Protecting your mental RAM

It’s not a perfect metaphor, but sometimes it’s helpful to think of our brains as computers.

The things we’ve learned are written to disk. They sit on our hard drive, but we can really only made use of them if we load them into RAM.

There are heaps of things we’ve learned which are relevant to any given situation, but unless we consciously drag them to the surface and load them into RAM, they don’t really influence our thinking or actions.

But we can’t just load everything into RAM. It’s a precious resource, it’s what we need to do our work, and it’s really easy to fill up with shit.

That 5 minute check of your facebook feed? That’s all sitting in your RAM. That fact about whale testicles spouted at volume by the loud guy in the office? That’s sitting in your RAM.

When you sleep, your RAM gets (mostly) purged – so if you want to retain something, you have to make the effort to write it to disk (or write it down).

When we wake up, our RAM is pretty fresh but we should be discerning with what we load into it. If we fill it with shit first thing in the morning, we’ll have it rattling around all day.

One of the most important things I’ve learned comes from this quote by Victor Frankl:

“Between stimulus and response, there is a space. In that space is our power to choose our response. In our response lies our growth and our freedom.”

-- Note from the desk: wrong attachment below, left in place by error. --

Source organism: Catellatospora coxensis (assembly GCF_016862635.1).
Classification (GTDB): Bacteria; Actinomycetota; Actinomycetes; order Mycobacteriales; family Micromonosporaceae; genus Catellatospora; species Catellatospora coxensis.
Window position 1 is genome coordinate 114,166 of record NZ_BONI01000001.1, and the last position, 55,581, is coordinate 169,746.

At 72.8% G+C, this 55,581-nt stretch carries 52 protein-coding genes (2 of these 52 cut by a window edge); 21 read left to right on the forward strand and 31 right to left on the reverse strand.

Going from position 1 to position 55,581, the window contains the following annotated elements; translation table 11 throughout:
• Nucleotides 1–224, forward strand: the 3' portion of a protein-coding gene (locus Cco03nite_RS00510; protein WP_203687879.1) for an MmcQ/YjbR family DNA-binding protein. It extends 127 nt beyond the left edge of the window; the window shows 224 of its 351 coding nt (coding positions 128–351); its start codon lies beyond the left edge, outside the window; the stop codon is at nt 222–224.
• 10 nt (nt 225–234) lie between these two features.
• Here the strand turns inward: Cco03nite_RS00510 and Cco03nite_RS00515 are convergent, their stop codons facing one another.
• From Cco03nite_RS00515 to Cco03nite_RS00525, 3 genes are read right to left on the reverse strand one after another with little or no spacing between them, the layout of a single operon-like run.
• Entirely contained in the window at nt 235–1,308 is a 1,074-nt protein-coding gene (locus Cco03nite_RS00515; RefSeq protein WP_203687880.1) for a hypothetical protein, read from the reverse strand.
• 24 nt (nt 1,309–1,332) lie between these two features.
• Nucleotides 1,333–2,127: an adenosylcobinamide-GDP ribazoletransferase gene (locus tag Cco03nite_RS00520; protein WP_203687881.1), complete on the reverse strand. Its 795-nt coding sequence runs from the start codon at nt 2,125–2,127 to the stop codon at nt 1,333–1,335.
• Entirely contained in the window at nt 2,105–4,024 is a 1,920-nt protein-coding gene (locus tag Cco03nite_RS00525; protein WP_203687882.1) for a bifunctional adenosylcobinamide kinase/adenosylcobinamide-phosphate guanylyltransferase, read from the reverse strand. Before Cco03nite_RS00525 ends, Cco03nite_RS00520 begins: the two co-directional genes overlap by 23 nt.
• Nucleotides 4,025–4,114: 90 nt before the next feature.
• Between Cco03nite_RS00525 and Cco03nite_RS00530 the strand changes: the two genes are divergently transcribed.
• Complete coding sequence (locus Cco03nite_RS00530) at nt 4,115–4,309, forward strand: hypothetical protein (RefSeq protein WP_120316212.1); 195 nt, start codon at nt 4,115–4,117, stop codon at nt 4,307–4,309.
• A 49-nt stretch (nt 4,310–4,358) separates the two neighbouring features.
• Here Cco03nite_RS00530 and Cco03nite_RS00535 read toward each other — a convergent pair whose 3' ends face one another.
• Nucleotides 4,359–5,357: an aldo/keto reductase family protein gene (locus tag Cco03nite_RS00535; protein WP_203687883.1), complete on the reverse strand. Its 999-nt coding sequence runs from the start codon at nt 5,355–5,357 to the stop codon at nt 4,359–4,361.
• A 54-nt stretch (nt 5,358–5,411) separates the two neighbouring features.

It’s the reminder to pause. To create enough space to ensure that a response is a deliberate choice and not just the product of habit, fear or bullshit. It’s the reminder that, irrespective of circumstance, we get to choose our response and that’s the cornerstone of our freedom.

When we react without making that choice, we have no freedom. We’re just a slave to the unfathomable algorithms of our experience.

It’s a great lesson, but I almost never heeded it, because I never made the conscious effort to load it into RAM. It wasn’t there when I needed it.

Now I’ve changed how I think about my RAM. I’m protective of what goes into it and I’m careful of the boot sequence. Frankl’s quote is in the boot sequence, but Facebook and facts about whale balls didn’t make the cut (although they’re in your RAM now).

Keep your RAM tidy and make deliberate choices about what you load into it. And if you are going to add something into your boot sequence, you could do a lot worse than some Victor Frankl.